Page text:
4 key takeaways from Christopher Wray’s FBI director confirmation hearing
FBI Director nominee Christopher Wray was grilled Wednesday by the Senate Judiciary Committee as they sought to determine whether he was fit to lead the law enforcement agency.
Wray’s confirmation hearing came at a crucial time for the FBI, which is currently investigating whether President Donald Trump and his campaign colluded with the Russian government in its coordinated attempt to influence the 2016 presidential election.
It also came amid controversy following Trump’s unexpected firing of now-former FBI Director James Comey in May. Comey has testified under oath that he believes he was dismissed because he wouldn’t end the Trump-Russia inquiry.
Here are three key takeaways from Wray’s hearing.
Trump and the Russia investigation hung over the hearing
While some senators asked questions about Wray’s views on matters like torture, whistleblowing and other law-enforcement issues, most of the questions pertained to Wray’s thoughts on the role he’d play as head of the FBI during the ongoing Russia investigation.
Wray vowed he’d be an impartial and independent director who would never pledge loyalty to a president — something Trump reportedly demanded of Comey.
During a line of questioning from Sen. Pat Leahy (D-Vt.), Wray said he would resign rather than do something he felt was unlawful at the request of the president.
Wray also he said he had faith in special counsel Robert Mueller’s investigation into the Trump-Russia ties, taking issue with Trump’s characterization of the investigation as a “witch hunt.”
“I do not consider Director Mueller to be on a witch hunt,” Wray said, adding that Mueller is a “consummate straight shooter” whom he has “enormous respect for.”
“I would be pleased to do what I can to support him in his mission,” Wray added of Mueller’s investigation.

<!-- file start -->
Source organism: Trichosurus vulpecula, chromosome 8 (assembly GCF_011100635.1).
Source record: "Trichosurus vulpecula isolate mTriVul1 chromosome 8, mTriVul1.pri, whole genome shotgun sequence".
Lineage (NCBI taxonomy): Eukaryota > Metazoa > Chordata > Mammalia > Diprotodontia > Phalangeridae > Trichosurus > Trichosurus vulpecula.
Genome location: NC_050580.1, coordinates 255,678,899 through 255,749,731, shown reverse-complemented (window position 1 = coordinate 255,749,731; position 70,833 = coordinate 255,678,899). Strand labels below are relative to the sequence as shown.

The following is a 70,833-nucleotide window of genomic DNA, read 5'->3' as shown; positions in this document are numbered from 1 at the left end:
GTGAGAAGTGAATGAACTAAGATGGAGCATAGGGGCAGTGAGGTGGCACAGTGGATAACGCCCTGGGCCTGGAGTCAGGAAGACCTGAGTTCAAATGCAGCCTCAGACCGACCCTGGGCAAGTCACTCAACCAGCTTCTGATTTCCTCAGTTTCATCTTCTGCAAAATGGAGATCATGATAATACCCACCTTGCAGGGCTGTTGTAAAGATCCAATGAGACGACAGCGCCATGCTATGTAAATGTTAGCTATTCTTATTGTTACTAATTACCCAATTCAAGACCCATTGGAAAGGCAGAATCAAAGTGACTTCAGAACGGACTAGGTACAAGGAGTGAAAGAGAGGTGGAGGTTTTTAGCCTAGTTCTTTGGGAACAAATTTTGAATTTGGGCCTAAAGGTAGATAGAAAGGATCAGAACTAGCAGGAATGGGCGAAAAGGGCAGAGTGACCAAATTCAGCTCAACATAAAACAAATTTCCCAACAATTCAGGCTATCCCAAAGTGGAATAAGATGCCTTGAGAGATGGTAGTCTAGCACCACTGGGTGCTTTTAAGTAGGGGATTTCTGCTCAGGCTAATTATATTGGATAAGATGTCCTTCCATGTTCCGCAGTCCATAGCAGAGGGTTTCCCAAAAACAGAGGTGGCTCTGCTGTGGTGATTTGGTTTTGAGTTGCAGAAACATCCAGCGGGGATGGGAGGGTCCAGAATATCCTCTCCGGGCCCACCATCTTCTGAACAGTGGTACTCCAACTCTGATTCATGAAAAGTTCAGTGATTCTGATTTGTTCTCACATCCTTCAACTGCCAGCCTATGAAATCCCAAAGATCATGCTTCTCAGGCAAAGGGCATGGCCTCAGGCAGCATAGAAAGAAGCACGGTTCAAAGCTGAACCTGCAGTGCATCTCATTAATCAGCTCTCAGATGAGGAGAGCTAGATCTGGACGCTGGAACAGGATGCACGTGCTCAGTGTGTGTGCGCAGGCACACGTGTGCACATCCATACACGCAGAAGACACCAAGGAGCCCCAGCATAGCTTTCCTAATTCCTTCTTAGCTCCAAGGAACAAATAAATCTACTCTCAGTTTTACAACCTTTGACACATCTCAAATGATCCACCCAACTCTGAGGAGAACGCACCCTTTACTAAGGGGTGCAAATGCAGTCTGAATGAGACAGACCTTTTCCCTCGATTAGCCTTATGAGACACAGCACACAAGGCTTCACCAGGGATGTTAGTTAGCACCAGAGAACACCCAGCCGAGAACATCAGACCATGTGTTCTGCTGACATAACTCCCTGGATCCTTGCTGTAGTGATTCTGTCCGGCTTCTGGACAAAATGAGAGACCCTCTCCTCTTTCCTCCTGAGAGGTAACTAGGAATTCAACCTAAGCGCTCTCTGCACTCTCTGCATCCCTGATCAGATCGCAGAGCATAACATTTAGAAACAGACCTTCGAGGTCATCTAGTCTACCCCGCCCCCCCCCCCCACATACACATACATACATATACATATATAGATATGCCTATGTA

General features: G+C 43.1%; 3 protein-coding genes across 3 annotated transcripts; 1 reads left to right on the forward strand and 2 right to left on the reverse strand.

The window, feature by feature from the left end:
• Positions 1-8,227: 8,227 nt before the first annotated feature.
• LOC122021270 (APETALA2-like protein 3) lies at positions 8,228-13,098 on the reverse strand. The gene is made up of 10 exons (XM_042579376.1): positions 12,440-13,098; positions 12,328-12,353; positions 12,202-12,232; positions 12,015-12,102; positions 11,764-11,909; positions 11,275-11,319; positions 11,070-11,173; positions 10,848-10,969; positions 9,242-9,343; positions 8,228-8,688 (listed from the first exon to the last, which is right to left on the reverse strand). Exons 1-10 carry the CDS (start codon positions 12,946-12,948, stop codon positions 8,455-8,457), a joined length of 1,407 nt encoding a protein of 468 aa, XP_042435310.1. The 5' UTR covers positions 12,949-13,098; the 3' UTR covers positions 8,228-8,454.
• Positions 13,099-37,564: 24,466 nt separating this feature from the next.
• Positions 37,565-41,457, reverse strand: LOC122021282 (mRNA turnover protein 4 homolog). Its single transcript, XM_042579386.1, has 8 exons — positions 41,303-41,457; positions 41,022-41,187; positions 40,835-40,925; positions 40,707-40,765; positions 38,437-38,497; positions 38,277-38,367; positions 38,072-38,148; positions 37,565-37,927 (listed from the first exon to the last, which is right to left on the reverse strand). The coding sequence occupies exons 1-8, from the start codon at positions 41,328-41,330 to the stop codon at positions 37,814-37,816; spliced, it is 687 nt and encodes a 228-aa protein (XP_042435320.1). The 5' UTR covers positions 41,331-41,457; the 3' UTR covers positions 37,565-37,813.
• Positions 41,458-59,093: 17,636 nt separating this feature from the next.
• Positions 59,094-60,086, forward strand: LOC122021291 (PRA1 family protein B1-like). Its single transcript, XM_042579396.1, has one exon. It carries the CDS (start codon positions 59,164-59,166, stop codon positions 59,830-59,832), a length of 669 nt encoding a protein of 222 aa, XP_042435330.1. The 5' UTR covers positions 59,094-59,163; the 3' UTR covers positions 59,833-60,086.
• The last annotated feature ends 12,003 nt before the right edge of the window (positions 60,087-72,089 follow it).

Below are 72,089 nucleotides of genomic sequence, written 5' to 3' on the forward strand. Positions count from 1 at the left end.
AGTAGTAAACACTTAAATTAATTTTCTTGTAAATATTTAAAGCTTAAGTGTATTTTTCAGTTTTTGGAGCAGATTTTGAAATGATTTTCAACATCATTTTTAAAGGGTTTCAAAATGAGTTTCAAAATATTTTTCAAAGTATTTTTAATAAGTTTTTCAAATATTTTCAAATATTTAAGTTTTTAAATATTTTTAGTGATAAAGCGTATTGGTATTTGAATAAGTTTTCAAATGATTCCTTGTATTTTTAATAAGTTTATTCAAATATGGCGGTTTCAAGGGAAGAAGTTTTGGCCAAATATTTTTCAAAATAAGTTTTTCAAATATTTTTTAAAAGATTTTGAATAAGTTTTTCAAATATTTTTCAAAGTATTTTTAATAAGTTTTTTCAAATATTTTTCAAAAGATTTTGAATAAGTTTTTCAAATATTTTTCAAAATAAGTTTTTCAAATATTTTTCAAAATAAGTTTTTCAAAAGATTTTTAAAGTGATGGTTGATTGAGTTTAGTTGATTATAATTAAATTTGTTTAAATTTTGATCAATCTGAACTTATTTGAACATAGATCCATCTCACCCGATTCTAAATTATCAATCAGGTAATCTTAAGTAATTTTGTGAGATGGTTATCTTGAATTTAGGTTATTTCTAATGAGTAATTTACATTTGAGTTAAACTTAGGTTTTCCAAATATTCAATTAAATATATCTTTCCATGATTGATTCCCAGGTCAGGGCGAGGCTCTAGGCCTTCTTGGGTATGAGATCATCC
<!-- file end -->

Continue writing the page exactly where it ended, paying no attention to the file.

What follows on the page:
Wray was pushed into admitting Donald Trump Jr. should have alerted the FBI to his Russian meeting
During a line of questioning from Sen. Lindsey Graham (R-S.C.), Wray admitted that Donald Trump Jr.’s meeting with a Russian lawyer — knowing it was part of the Russian government’s attempt to aid his father’s campaign — was something the FBI would have liked to know about at the time.
“If you get a call from somebody suggesting that a foreign government wants to help you by disparaging your opponent, tell us all to call the FBI,” Graham said to Wray, pushing him to issue a forceful rebuke of Donald Trump Jr.’s behavior.
“To the members of this committee, any threat or effort to interfere in our elections from any nation state or any non-state actor is the kind of thing the FBI would want to know,” Wray said.
Wray also said Russia must be viewed “very warily,” and that he had no reason to doubt the U.S. intelligence community’s conclusion that Russia meddled in the 2016 presidential election.
He had some criticism of how Comey handled the Hillary Clinton email investigation
While Wray said he worked with Comey and had respect for him, he said he wouldn’t have handled the Clinton email investigation the same way.
Wray said he would not have held a press conference on someone who was not going to face charges, as Comey did.
“I can’t imagine a situation where I would be giving a press conference on an uncharged individual,” Wray said.
He’s very likely going to be confirmed
Wray only needs 50 votes to be confirmed as FBI director — with Vice President Mike Pence serving as the tie breaker. That means he could be confirmed without a single Democratic vote, given Republicans hold 52 seats in the chamber.
And not one Republican on the Judiciary Committee appeared to have issues with Wray or his testimony.
Even Democrats appeared satisfied with his answers.
“I’m going to support you,” Sen Richard Blumenthal (D-Conn.) told Wray.
“It’s going to be an interesting life,” Sen. Orrin Hatch (R-Utah) told Wray, speaking as if it were preordained that Wray would win confirmation.
Graham said Wray is “the right person at the right time” to lead the bureau.